Unfortunately, the curators of the exhibition Comics Unmasked at the British Library have been overwhelmed by the Gothic vision, at the expense of every other contribution to the medium. And as creative as Moore’s gothic is, it is still a lot less interesting than the material that has been left out of the exhibition. It is an aesthetic for adolescent boys who think that unhappy and twisted stuff is correspondingly profound, while comedy is trivial and facile. The truth is often the other way round, where horror and gore are really just sentimentality, prurient and moralistic at the same time, while comedy allows marvellous slippages of meaning that are much more intelligent. These are the fanatics who renamed the comic book a ‘graphic novel’ to make it sound more grown-up.
Not having seen the show, I can’t say if this is a valid argument or not. The comments suggest that there is some Leo Baxendale on display. At any rate, it’s clear that curator Paul Gravett was going for an exhibit that covered the subversive side of Brit Comics. [ViaRobot 6.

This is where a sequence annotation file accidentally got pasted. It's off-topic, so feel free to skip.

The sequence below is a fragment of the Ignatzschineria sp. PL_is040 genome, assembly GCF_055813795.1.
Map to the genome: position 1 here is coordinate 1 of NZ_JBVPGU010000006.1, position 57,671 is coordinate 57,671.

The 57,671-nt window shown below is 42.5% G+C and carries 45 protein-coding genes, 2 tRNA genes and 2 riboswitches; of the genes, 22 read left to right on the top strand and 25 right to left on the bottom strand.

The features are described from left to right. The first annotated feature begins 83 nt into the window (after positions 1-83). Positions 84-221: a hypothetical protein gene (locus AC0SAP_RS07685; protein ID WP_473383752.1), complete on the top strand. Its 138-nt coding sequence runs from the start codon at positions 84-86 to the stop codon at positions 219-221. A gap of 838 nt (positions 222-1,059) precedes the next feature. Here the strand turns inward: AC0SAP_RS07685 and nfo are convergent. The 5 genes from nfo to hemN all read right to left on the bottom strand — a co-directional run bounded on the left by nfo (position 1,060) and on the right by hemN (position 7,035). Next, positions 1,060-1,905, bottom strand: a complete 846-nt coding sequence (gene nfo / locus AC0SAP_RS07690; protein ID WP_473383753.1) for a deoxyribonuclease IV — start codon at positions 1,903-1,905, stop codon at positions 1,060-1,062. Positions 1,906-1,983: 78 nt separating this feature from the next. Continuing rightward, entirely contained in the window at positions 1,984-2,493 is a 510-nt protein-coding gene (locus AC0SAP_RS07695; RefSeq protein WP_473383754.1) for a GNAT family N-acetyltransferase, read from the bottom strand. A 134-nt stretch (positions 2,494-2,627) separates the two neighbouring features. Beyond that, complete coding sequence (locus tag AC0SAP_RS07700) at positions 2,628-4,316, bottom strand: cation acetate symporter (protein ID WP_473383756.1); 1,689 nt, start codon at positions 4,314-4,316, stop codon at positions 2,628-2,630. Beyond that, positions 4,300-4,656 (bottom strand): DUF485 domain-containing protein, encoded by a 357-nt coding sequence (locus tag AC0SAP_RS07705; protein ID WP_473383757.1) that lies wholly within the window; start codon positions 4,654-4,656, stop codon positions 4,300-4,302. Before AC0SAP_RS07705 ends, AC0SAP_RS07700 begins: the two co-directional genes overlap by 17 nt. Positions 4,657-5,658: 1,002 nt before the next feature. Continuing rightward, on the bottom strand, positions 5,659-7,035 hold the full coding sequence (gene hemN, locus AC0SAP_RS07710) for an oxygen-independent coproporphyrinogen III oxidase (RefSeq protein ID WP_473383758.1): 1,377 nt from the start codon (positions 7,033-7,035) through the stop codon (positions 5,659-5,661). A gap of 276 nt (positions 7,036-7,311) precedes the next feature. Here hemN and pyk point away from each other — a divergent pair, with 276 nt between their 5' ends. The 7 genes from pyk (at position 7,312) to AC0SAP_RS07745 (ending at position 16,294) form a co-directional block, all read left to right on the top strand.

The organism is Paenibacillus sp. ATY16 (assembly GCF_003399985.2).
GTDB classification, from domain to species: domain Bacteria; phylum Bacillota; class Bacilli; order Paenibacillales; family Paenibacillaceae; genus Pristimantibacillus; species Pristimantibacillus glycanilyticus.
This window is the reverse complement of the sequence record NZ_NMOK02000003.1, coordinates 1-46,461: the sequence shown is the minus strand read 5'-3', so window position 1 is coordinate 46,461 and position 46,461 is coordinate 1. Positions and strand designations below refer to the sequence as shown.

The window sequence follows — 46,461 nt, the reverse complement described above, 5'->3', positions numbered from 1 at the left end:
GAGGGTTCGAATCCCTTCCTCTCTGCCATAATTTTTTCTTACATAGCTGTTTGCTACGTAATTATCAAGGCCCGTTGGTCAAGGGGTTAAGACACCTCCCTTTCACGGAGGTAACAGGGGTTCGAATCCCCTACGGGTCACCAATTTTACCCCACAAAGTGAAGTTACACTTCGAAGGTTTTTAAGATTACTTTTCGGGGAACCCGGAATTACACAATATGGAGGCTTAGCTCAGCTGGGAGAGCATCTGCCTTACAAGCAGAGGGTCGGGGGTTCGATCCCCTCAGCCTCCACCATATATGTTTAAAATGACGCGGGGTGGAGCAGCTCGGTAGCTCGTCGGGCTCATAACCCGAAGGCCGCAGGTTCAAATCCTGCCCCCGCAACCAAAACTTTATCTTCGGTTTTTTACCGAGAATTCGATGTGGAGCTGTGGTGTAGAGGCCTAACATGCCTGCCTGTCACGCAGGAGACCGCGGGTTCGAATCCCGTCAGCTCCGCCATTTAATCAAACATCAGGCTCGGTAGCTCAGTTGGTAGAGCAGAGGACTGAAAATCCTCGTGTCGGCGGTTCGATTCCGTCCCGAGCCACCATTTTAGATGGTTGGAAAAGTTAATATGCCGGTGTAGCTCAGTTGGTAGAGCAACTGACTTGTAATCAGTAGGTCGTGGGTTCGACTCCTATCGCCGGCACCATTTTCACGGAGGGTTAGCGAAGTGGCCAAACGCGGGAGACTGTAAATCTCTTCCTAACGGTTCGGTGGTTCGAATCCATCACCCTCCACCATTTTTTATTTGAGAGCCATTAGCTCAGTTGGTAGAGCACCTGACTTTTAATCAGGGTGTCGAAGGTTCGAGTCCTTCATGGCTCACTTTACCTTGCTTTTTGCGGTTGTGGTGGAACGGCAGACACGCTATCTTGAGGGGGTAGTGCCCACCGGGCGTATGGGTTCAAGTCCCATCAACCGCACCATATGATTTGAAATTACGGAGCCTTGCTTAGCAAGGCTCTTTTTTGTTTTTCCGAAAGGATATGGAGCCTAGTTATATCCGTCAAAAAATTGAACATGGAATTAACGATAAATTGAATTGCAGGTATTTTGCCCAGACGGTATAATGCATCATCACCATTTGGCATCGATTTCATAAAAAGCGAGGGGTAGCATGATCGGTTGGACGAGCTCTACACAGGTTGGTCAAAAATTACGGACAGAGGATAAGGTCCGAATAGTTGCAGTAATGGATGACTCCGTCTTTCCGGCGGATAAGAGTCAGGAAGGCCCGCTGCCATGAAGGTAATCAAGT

§ I know we were all talking about cons and harassment the other day, and apparently there is a SF con called WisCon that bills itself as progressive and feminist, but it had all kinds of problems with people who had been banned for good reason being let back in. SF people back up their outrage with an intense number of links, quotes, callouts to other blogs, backtracks when new facts some to light, and so on, making keeping up a daunting task. If you want to dive it this seems to be a passable entry way.
§ There is a comic book from Nigeria and it is called Akaraka: The Call Of Destiny. It’s about warring demigods and you can read it right at the link.
§ This Batman-centric comics site is looking for reviewers. They have a lot of guidelines though, so make sure you are (wo)man enough.
§ Marvel mad a Miracleman featurette. It’s kind of funny how now that this is finally out, no one really cares, isn’t it?
§ This is old but David Harper’s excellent The Life and Times of the Modern Comic Book Artist is a total must read for its look at lifestyles, quotes on rates and general much needed overview of how things are.
Heidi MacDonald is the founder and editor in chief of The Beat. In the past, she worked for Disney, DC Comics, Fox and Publishers Weekly. She can be heard regularly on the More To Come Podcast. She likes coffee, cats and noble struggle.